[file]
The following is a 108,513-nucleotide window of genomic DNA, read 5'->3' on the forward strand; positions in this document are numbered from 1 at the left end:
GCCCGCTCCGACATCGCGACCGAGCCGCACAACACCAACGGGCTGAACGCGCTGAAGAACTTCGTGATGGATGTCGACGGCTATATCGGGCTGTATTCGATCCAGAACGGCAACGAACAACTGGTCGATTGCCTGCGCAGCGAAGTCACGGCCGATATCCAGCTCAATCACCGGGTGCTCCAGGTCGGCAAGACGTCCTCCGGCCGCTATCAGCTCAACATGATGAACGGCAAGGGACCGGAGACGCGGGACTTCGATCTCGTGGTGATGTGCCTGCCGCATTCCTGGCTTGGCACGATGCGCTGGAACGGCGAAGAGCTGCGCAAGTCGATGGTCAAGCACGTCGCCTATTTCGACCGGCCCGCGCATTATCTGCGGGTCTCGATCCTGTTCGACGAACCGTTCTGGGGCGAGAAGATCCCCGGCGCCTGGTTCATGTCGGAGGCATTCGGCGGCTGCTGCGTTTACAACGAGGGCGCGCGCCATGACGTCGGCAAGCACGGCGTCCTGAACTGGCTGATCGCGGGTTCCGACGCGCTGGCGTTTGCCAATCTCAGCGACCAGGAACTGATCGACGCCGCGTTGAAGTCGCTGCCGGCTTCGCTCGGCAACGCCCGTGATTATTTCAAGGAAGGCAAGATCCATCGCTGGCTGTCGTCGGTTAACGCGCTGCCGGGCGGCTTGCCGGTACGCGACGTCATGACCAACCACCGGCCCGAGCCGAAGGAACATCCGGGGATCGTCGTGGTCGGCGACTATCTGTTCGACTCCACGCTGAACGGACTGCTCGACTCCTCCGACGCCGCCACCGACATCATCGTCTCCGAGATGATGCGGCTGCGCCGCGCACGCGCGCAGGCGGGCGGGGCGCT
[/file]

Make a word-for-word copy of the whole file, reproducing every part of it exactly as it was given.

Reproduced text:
The following is a 108,513-nucleotide window of genomic DNA, read 5'->3' on the forward strand; positions in this document are numbered from 1 at the left end:
GCCCGCTCCGACATCGCGACCGAGCCGCACAACACCAACGGGCTGAACGCGCTGAAGAACTTCGTGATGGATGTCGACGGCTATATCGGGCTGTATTCGATCCAGAACGGCAACGAACAACTGGTCGATTGCCTGCGCAGCGAAGTCACGGCCGATATCCAGCTCAATCACCGGGTGCTCCAGGTCGGCAAGACGTCCTCCGGCCGCTATCAGCTCAACATGATGAACGGCAAGGGACCGGAGACGCGGGACTTCGATCTCGTGGTGATGTGCCTGCCGCATTCCTGGCTTGGCACGATGCGCTGGAACGGCGAAGAGCTGCGCAAGTCGATGGTCAAGCACGTCGCCTATTTCGACCGGCCCGCGCATTATCTGCGGGTCTCGATCCTGTTCGACGAACCGTTCTGGGGCGAGAAGATCCCCGGCGCCTGGTTCATGTCGGAGGCATTCGGCGGCTGCTGCGTTTACAACGAGGGCGCGCGCCATGACGTCGGCAAGCACGGCGTCCTGAACTGGCTGATCGCGGGTTCCGACGCGCTGGCGTTTGCCAATCTCAGCGACCAGGAACTGATCGACGCCGCGTTGAAGTCGCTGCCGGCTTCGCTCGGCAACGCCCGTGATTATTTCAAGGAAGGCAAGATCCATCGCTGGCTGTCGTCGGTTAACGCGCTGCCGGGCGGCTTGCCGGTACGCGACGTCATGACCAACCACCGGCCCGAGCCGAAGGAACATCCGGGGATCGTCGTGGTCGGCGACTATCTGTTCGACTCCACGCTGAACGGACTGCTCGACTCCTCCGACGCCGCCACCGACATCATCGTCTCCGAGATGATGCGGCTGCGCCGCGCACGCGCGCAGGCGGGCGGGGCGCT